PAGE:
Amusingly enough, I wrote up a joke plot outline for a FINAL Harry flick many years back that had an aged and very retired Callahan out camping and fishing somewhere in the woods and a few people with grudges against him (for stuff he’d done in previous films) trying very hard to kill him (and failing miserably for a few reasons). It got wiped in a hard drive crash with a bunch of other ideas and I don’t want to even attempt to recreate it now. Still, back them I thought it made sense and the ending was pretty funny and final for the character and the few people that get to read it seemed to agree in a “too bad NO one will ever turn this into an actual script” manner…

Shaft “Let The Music Do (Most Of) The Talking” Intro: Writers, Here’s How To Introduce Your Hero (#5 Of A Bunch)…

(thanks, FarOutFunky!) 

Issac Hayes won a very well-deserved Academy Award for this funky theme to Gordon Parks’ still impressive action film that’s about as far from “blaxploitation” as it gets because the material is played seriously and every actor on screen was committed to make the project work as an action film and a still solid crime drama. I’ve seen this way too many times to count as well as some making-of features on that explosive main theme and the film that show how tight the production was and how the end result still stands up as a killer flick for the ages. I also love this intro because it’s got those actual grimy Times Square locations that are ALL gone these days. I can remember too many movie theaters lining both sides of Broadway and those side streets and while MANY were porn houses, a lot were playing first-run to oldies in single to multiple features in a SINGLE theater! Yes, there were no megaplexes back then running twenty plus flicks – unless you knew what you wanted to see, half the thrill of going to the movies was strolling up and down looking at marquees. Granted, the chances were good if you dress like a mark and acted like a total tourist, you’d be tailed around by creeps. But hey, those were the days of thrills nearly every step in that seedy area, kids…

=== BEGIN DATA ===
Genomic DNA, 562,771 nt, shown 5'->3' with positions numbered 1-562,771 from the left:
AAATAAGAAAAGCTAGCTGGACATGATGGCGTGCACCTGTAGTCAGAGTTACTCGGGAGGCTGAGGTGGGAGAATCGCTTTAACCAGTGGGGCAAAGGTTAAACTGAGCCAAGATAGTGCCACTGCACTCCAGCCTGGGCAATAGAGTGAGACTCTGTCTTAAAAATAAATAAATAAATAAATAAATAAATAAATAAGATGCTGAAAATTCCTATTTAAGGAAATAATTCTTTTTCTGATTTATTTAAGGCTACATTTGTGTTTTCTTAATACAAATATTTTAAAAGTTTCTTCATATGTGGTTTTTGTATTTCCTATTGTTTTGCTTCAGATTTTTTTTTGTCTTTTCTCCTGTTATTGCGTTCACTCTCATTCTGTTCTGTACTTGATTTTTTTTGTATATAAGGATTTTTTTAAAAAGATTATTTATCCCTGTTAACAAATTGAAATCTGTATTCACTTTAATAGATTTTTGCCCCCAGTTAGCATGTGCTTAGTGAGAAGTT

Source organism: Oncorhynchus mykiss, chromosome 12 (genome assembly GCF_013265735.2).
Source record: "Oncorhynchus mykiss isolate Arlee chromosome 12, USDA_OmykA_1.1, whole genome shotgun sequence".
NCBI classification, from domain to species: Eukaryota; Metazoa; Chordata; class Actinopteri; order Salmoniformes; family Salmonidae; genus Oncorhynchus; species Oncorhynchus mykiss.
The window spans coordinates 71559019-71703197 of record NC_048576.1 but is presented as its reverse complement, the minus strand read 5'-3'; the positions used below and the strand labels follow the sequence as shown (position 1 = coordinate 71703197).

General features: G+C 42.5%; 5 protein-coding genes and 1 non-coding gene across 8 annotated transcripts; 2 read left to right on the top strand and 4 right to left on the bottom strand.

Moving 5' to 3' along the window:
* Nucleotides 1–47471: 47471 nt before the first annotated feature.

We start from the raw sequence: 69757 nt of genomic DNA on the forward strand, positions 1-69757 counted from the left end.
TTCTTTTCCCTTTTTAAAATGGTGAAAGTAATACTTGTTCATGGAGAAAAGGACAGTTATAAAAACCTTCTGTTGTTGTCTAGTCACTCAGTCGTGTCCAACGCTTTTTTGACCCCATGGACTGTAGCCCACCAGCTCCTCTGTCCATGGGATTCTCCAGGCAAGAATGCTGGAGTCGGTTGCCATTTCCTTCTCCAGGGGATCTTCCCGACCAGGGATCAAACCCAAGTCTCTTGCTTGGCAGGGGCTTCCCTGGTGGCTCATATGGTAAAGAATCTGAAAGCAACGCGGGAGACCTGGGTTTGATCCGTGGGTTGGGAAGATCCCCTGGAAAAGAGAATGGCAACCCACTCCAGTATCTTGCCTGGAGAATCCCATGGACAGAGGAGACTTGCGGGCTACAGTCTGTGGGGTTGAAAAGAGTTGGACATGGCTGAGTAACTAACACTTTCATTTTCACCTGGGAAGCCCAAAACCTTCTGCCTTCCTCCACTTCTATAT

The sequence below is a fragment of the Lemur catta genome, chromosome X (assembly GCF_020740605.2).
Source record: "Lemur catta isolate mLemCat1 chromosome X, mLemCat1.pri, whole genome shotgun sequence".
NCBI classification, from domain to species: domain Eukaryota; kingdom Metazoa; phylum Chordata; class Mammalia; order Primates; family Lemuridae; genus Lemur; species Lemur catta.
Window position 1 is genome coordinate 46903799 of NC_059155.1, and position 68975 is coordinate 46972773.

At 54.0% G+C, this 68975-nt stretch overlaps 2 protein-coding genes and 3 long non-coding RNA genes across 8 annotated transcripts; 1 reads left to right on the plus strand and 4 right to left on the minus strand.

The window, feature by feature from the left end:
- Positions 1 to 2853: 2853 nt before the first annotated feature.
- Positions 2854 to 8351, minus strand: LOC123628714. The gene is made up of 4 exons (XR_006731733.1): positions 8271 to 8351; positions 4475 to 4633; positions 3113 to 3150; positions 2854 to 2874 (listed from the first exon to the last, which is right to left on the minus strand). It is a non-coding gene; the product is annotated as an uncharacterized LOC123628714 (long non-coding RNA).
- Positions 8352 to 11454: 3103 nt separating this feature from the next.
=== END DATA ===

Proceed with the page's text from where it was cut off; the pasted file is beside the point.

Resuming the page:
Random Film of the Week(end), Too: The Night Digger (The Road Builder)

(Thanks, Night of the Trailers!) 

the night diggerI used to get The Night Digger and The Night Visitor confused when I was younger, but that’s since been rectified (and nope, I’ve been fortunate enough to NOT confuse any of them with The Night Porter). Both films are from 1971 and bother are psychological thrillers, with the former film being the more “horror” oriented one on a few fronts. However, neither is a straight up slasher flick and both have elements that make them superior to typical genre entries.

Here, Patricia Neal gives a powerful performance as Maura Prince, a woman living with and caring for her blind mother Edith (Pamela Brown), with both women falling prey to the charms of the handsome young Billy (Nicholas Clay) who rides up one day on his sleek motorbike and asks for a job. He’s not just good with his tools, folks… he’s also a violent sex criminal and murderer who has a handy way of disposing of his victims. In a bizarre twist (one of a few the film socks you with), the film turns into a very strange love story where you may find yourself rooting for that emotion to take hold and win over all, but there’s that air of inevitability and gloom thanks to the plot turning as it does and a beautiful and haunting Bernard Herrmann score that will raise a few hackles (if you haven’t gone and shaved them off like the kids do with their hair in certain spots, ewww)…